What am I doing wrong?

I didn’t see a beginners forum - hope it’s ok to post this here.

I feel so daft as this must be the simplest question you’ve probably
been asked!

Anyway I’m new to Ruby and want to create a very simple script that
generates 100 random words and puts them into an array. I want to put
them into an array so I can use array.uniq! so there are no duplicates.

Here’s my code so far (although I have tried lots of variations
already).


def create_word
first_letter = [“b”, “c”, “d”, “f”, “g”, “h”, “j”, “k”, “l”, “m”, “n”,
“p”, “q”, “r”, “s”, “t”, “v”, “w”, “x”, “y”, “z”].shuffle[0…6].join
end

def create_list(word)
words = []
words << word
end

100.times do
list << create_list(create_word)
puts list
end


Like I said I am a beginner… well that’s my excuse lol.

Hope someone can help!

Ast J. wrote:

I didn’t see a beginners forum - hope it’s ok to post this here.

I feel so daft as this must be the simplest question you’ve probably
been asked!

Anyway I’m new to Ruby and want to create a very simple script that
generates 100 random words and puts them into an array. I want to put
them into an array so I can use array.uniq! so there are no duplicates.

Hi and welcome to Ruby and its community!
Your code looks good so far.

def create_word
first_letter = [“b”, “c”, “d”, “f”, “g”, “h”, “j”, “k”, “l”, “m”, “n”,
“p”, “q”, “r”, “s”, “t”, “v”, “w”, “x”, “y”, “z”].shuffle[0…6].join
end

You don’t need to create “first_letter”. Ruby returns the last
expression evaluated – so when you run that line, it returns a string
of seven characters.

def create_list(word)
words = []
words << word
end

Clever! There is however something even CLEVERER!
def create_list word # note the parenthesis are optional!
[word]
end

As you can see, there’s no need for a method just to do that.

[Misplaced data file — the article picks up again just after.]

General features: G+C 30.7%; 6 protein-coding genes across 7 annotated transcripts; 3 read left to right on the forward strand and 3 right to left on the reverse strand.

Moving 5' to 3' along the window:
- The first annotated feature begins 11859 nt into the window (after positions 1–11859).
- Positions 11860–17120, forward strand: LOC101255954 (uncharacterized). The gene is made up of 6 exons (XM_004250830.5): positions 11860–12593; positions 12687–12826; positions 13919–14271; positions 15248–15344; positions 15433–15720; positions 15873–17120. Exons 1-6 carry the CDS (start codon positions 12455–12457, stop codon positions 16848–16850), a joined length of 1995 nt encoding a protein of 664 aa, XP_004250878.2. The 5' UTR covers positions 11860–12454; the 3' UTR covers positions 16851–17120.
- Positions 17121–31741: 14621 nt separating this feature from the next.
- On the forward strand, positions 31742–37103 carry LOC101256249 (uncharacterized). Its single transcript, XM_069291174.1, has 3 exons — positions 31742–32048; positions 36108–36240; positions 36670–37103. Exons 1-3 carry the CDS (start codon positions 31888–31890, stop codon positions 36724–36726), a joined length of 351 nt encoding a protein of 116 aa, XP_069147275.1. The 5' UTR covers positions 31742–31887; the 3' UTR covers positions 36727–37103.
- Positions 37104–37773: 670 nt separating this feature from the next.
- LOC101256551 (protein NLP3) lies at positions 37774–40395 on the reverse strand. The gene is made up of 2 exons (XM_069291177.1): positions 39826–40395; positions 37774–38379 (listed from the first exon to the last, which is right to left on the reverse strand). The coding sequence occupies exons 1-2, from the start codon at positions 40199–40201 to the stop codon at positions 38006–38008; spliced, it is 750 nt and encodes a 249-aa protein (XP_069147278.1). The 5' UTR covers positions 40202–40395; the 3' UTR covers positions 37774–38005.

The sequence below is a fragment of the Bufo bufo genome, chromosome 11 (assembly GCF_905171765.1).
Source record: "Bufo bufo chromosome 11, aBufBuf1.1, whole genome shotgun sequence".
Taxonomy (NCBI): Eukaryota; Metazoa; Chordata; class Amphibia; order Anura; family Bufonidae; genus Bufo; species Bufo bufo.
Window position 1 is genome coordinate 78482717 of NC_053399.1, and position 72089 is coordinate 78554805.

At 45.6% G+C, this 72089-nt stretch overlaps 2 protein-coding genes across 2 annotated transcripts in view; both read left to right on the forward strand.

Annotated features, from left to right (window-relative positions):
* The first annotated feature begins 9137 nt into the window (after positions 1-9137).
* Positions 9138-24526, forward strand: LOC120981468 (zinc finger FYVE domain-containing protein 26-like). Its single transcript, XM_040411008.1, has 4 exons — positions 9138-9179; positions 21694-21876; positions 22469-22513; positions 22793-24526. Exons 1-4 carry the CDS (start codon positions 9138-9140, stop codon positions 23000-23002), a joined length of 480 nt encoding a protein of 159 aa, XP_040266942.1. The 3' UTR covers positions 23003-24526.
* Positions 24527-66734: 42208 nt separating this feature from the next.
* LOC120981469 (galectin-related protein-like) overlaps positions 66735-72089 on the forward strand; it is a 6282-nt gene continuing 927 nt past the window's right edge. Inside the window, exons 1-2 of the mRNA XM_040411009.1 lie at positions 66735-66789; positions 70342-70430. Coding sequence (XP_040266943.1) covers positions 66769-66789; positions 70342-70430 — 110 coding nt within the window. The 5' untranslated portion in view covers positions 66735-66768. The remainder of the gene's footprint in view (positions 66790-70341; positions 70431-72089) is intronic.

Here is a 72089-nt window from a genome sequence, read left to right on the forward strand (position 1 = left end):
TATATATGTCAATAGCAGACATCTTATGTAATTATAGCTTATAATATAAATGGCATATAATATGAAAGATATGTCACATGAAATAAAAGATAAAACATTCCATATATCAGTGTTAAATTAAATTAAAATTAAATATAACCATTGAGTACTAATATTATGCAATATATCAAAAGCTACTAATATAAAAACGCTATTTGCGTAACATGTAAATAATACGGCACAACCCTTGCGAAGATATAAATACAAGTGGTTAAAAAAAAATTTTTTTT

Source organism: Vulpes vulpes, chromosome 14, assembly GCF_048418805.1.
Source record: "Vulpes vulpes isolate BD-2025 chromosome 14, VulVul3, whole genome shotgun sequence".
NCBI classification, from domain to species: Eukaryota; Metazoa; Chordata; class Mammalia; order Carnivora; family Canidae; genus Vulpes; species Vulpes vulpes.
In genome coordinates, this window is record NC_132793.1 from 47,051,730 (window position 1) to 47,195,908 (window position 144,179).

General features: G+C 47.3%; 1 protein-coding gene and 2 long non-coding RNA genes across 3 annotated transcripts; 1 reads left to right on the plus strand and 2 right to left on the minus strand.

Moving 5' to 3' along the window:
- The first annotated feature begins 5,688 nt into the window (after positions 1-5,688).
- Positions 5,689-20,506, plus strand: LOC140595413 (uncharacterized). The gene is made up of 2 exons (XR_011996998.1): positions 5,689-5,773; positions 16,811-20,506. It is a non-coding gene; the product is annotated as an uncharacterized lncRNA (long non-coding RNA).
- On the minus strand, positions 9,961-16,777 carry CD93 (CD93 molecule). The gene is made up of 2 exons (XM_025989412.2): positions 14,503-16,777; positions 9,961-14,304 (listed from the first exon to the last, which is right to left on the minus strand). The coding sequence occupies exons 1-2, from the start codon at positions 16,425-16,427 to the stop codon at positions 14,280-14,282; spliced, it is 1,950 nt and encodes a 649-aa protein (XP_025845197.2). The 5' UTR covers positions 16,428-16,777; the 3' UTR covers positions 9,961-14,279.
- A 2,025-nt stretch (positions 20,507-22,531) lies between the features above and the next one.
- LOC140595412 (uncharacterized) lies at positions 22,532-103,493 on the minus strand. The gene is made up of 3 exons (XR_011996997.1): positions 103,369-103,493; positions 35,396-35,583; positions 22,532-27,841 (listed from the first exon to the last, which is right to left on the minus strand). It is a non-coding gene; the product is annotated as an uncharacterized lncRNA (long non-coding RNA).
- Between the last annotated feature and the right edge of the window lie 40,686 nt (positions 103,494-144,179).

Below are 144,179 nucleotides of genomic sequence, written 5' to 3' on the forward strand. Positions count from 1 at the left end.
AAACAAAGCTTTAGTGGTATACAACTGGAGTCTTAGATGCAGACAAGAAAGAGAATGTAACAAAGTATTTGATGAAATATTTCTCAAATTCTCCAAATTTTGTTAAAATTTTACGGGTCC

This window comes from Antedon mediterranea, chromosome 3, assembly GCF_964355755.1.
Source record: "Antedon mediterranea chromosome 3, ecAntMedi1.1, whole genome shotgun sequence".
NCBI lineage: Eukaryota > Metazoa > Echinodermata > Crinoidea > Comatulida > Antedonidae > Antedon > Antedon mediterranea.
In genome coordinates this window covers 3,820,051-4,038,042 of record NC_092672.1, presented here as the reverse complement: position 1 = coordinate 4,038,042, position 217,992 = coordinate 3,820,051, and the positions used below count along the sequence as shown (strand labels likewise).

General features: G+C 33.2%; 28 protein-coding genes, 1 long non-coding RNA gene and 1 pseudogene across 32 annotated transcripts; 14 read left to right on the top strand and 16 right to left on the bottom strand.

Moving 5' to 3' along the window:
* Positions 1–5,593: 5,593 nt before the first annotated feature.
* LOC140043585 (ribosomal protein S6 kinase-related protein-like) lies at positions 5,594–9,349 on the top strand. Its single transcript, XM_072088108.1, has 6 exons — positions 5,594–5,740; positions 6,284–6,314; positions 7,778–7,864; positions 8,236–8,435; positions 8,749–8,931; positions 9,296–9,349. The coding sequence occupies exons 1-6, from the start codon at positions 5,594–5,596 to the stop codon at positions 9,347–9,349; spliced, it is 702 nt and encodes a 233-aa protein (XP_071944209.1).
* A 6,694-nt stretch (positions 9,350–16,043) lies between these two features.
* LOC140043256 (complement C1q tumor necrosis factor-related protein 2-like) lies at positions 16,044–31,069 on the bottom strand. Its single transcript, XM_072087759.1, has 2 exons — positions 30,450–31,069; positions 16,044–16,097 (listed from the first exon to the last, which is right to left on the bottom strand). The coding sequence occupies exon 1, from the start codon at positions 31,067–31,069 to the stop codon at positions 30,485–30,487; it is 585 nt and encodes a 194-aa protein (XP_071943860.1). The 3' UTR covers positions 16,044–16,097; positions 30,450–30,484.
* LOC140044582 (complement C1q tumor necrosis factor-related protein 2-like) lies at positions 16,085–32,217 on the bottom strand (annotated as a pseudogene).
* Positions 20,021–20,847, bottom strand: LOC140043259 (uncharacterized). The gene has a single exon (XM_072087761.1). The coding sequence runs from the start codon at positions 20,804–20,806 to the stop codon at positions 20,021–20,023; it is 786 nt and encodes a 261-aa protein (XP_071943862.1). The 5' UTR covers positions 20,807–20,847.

100.times do
list << create_list(create_word)
puts list
end

A “Set” is an array that doesn’t accept duplicates. So you can do this:

require ‘set’
list = Set.new
100.times { list << create_word }

or…
list = []
100.times { list << create_word }
list.uniq!

Make sense?

On Thursday 28 January 2010, Ast J. wrote:

|already).
|end
|Hope someone can help!
First of all it would be better, when asking for help, to tell exactly
what
the problem is (for example, including the error message you obtain or
explaining why the result your code produces is not what you expected).
This
way, you make things easier for people wanting to help you.

As for your code. The error is in the line

list << create_list(create_word)

The problem is that something called list has never been defined before,
so
ruby doesn’t know what to do with it. What you wanted is

list = create_list(create_word)

This creates a local variable called list and stores inside it the value
that
the create_list method returns.

I hope this helps

Stefano

On Thu, Jan 28, 2010 at 2:47 PM, Ast J. [email protected] wrote:

already).
end
Hope someone can help!

Posted via http://www.ruby-forum.com/.

Don’t be so hard on yourself :slight_smile:

I’m not completely certain what you were wanting to happen, this works
for
me, and seems to behave in pretty much the same way your looked like it
wanted to behave.

def create_word
Array(‘b’…‘z’).shuffle[0…6].join
end

list = Array.new
100.times { list << create_word }

puts list

Here’s your problem:

def create_list(word)

words = []

words << word

end

Every time you call create_list, you make a new list.

If I were going to write your code, I’d do it like this:

words = []

100.times { words << (“a”…“z”).to_a.shuffle[0…6].join }

words.uniq!

Make sense?

Wow! Thank you all for such a fast response - I am shocked as I wasn’t
expecting replies so soon!

Also apologies as I forgot to take out the ‘first_letter’ variable. The
code was actually part of a bigger block to create a word based on
exactly what I want - a first_letter, middle_letters, and an end_letter.
I just tried to keep it simple when I posted here and forgot to clean
that bit out.

BIG thank you for all that helped - it looks easy when someone else
gives you the code :slight_smile: I ended up using Aldric’s code:


def create_word

code block here to construct a random word to my exact spec

end

list = []
1000.times { list << create_word }
list.uniq!

puts list

Once again a huge thank you - the Ruby community really rocks! I also
appreciate the kind words of encouragement - I really did feel stupid
posting this as the answer just seemed so obvious blush.

I just hope I am as good as you guys one day!

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